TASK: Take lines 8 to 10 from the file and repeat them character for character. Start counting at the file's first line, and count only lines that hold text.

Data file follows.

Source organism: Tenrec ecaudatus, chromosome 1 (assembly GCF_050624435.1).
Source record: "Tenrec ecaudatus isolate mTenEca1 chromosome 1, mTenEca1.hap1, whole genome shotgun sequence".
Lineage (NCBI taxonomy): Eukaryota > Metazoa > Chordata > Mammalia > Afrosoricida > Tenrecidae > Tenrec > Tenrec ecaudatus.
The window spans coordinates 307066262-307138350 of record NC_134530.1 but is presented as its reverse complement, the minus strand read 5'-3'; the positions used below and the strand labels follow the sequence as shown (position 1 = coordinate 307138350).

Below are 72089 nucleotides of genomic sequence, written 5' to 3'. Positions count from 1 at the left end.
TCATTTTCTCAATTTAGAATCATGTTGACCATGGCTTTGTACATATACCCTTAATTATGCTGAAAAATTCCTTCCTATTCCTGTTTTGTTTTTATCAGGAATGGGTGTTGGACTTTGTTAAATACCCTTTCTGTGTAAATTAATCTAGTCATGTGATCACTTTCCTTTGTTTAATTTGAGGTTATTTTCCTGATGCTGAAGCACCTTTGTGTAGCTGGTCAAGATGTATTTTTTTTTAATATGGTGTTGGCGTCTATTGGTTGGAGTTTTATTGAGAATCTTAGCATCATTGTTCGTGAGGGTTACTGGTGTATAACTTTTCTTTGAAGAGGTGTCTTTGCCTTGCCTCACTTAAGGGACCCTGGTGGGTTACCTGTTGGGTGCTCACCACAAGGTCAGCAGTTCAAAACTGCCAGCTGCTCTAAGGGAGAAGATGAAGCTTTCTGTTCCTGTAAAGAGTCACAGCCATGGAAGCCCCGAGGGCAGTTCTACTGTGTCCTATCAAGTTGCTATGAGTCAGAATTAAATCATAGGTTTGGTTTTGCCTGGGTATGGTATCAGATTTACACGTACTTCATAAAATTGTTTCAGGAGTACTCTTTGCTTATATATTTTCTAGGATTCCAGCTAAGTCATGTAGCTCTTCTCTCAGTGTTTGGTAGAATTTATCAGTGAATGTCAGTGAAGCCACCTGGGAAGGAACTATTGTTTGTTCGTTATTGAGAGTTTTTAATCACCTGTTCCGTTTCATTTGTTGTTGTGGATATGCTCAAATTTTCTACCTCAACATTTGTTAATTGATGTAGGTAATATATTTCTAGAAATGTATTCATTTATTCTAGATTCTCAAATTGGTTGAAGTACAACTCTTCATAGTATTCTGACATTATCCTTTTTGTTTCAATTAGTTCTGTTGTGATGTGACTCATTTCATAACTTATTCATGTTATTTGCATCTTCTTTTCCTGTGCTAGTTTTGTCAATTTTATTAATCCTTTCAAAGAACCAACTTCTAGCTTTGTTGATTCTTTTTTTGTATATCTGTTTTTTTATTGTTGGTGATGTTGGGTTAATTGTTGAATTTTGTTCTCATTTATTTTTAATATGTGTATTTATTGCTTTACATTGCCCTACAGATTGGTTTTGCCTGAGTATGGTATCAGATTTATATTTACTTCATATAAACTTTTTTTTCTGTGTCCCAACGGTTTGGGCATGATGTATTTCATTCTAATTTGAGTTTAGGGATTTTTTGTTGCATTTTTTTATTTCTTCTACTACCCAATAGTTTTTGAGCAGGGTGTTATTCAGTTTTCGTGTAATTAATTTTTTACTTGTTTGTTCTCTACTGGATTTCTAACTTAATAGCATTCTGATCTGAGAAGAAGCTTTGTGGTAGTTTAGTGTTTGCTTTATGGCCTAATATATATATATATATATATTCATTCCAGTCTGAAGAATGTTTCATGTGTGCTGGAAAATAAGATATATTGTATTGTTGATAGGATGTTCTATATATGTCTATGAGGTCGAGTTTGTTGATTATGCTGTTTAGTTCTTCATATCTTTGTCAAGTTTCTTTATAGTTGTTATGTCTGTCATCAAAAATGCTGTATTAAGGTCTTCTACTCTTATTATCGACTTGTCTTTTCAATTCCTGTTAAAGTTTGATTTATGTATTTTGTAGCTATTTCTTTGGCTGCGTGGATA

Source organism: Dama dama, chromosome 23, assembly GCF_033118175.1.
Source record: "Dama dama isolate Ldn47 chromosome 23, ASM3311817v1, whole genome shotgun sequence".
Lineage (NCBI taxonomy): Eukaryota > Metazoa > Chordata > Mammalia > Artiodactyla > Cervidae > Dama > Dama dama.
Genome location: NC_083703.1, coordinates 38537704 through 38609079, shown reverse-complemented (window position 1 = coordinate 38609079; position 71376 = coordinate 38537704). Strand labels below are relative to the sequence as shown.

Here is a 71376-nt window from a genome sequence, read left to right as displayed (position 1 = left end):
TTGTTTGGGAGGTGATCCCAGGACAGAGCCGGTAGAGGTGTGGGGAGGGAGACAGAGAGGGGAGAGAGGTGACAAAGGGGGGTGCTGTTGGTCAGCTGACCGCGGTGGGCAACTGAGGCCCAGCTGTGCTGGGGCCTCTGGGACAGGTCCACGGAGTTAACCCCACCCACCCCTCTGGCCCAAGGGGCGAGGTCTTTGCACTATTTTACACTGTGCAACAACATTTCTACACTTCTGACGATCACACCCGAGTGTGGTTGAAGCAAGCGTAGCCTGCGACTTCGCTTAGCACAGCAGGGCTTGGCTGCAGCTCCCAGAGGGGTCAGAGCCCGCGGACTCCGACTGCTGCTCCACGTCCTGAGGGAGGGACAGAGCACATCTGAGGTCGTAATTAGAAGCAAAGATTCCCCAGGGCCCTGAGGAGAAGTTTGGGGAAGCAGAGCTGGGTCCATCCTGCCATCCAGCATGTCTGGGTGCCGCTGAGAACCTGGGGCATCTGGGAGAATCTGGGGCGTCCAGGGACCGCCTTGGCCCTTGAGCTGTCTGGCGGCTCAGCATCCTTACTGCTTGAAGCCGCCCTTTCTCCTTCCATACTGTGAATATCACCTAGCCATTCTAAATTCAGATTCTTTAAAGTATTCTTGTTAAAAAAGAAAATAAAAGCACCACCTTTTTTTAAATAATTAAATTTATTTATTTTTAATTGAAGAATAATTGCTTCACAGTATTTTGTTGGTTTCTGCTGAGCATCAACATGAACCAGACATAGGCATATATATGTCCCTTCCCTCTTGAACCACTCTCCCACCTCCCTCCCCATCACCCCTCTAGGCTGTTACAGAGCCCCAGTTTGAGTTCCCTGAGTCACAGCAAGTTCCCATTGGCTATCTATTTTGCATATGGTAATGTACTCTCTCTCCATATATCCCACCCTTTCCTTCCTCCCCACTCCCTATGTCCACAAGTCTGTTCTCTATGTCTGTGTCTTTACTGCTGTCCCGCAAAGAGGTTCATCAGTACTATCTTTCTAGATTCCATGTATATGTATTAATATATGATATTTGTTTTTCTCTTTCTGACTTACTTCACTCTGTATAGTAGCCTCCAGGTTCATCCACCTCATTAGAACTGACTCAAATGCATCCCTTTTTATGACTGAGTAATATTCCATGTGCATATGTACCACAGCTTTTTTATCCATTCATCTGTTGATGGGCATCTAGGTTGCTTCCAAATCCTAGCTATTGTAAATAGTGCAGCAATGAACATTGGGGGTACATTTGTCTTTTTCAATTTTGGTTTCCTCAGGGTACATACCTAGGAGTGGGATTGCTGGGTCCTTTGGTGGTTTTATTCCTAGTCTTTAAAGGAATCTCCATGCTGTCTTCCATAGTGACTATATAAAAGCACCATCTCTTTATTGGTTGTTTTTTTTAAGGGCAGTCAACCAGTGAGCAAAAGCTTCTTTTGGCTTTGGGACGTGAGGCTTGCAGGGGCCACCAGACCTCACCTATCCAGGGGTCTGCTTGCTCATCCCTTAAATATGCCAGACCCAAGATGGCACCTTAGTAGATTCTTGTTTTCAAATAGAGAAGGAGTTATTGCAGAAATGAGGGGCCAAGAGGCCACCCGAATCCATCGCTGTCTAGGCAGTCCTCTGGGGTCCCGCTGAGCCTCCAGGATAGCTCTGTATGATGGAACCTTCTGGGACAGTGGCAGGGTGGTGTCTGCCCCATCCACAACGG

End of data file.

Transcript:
Source record: "Dama dama isolate Ldn47 chromosome 23, ASM3311817v1, whole genome shotgun sequence".
Lineage (NCBI taxonomy): Eukaryota > Metazoa > Chordata > Mammalia > Artiodactyla > Cervidae > Dama > Dama dama.
Genome location: NC_083703.1, coordinates 38537704 through 38609079, shown reverse-complemented (window position 1 = coordinate 38609079; position 71376 = coordinate 38537704). Strand labels below are relative to the sequence as shown.